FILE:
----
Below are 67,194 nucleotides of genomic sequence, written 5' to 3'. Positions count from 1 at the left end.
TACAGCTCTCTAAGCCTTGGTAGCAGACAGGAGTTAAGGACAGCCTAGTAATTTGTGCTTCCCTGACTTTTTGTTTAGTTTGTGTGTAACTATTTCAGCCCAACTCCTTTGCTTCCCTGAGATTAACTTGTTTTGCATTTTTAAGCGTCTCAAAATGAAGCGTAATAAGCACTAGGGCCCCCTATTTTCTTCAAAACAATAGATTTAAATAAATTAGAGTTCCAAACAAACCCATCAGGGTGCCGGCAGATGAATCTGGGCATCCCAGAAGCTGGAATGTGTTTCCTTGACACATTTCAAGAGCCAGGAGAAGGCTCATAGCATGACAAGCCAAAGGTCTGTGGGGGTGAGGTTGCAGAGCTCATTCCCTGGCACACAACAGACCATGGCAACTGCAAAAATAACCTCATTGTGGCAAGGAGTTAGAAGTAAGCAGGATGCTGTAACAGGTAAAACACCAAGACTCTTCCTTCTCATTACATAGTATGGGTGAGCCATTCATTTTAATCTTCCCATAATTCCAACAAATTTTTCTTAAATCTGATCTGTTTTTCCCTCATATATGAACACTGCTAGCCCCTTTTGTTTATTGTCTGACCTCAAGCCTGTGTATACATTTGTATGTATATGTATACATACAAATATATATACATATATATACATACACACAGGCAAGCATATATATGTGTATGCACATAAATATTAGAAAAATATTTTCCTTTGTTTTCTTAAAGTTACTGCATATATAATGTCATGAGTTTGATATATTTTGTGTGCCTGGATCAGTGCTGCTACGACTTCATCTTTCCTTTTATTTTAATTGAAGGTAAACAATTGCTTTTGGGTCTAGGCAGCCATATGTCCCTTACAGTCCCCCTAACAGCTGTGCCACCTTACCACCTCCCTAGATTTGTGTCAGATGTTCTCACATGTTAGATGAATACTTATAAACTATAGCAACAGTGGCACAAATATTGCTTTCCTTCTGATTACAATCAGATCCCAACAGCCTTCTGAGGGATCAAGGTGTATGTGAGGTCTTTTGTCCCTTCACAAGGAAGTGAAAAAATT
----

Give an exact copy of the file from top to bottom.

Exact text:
Below are 67,194 nucleotides of genomic sequence, written 5' to 3'. Positions count from 1 at the left end.
TACAGCTCTCTAAGCCTTGGTAGCAGACAGGAGTTAAGGACAGCCTAGTAATTTGTGCTTCCCTGACTTTTTGTTTAGTTTGTGTGTAACTATTTCAGCCCAACTCCTTTGCTTCCCTGAGATTAACTTGTTTTGCATTTTTAAGCGTCTCAAAATGAAGCGTAATAAGCACTAGGGCCCCCTATTTTCTTCAAAACAATAGATTTAAATAAATTAGAGTTCCAAACAAACCCATCAGGGTGCCGGCAGATGAATCTGGGCATCCCAGAAGCTGGAATGTGTTTCCTTGACACATTTCAAGAGCCAGGAGAAGGCTCATAGCATGACAAGCCAAAGGTCTGTGGGGGTGAGGTTGCAGAGCTCATTCCCTGGCACACAACAGACCATGGCAACTGCAAAAATAACCTCATTGTGGCAAGGAGTTAGAAGTAAGCAGGATGCTGTAACAGGTAAAACACCAAGACTCTTCCTTCTCATTACATAGTATGGGTGAGCCATTCATTTTAATCTTCCCATAATTCCAACAAATTTTTCTTAAATCTGATCTGTTTTTCCCTCATATATGAACACTGCTAGCCCCTTTTGTTTATTGTCTGACCTCAAGCCTGTGTATACATTTGTATGTATATGTATACATACAAATATATATACATATATATACATACACACAGGCAAGCATATATATGTGTATGCACATAAATATTAGAAAAATATTTTCCTTTGTTTTCTTAAAGTTACTGCATATATAATGTCATGAGTTTGATATATTTTGTGTGCCTGGATCAGTGCTGCTACGACTTCATCTTTCCTTTTATTTTAATTGAAGGTAAACAATTGCTTTTGGGTCTAGGCAGCCATATGTCCCTTACAGTCCCCCTAACAGCTGTGCCACCTTACCACCTCCCTAGATTTGTGTCAGATGTTCTCACATGTTAGATGAATACTTATAAACTATAGCAACAGTGGCACAAATATTGCTTTCCTTCTGATTACAATCAGATCCCAACAGCCTTCTGAGGGATCAAGGTGTATGTGAGGTCTTTTGTCCCTTCACAAGGAAGTGAAAAAATT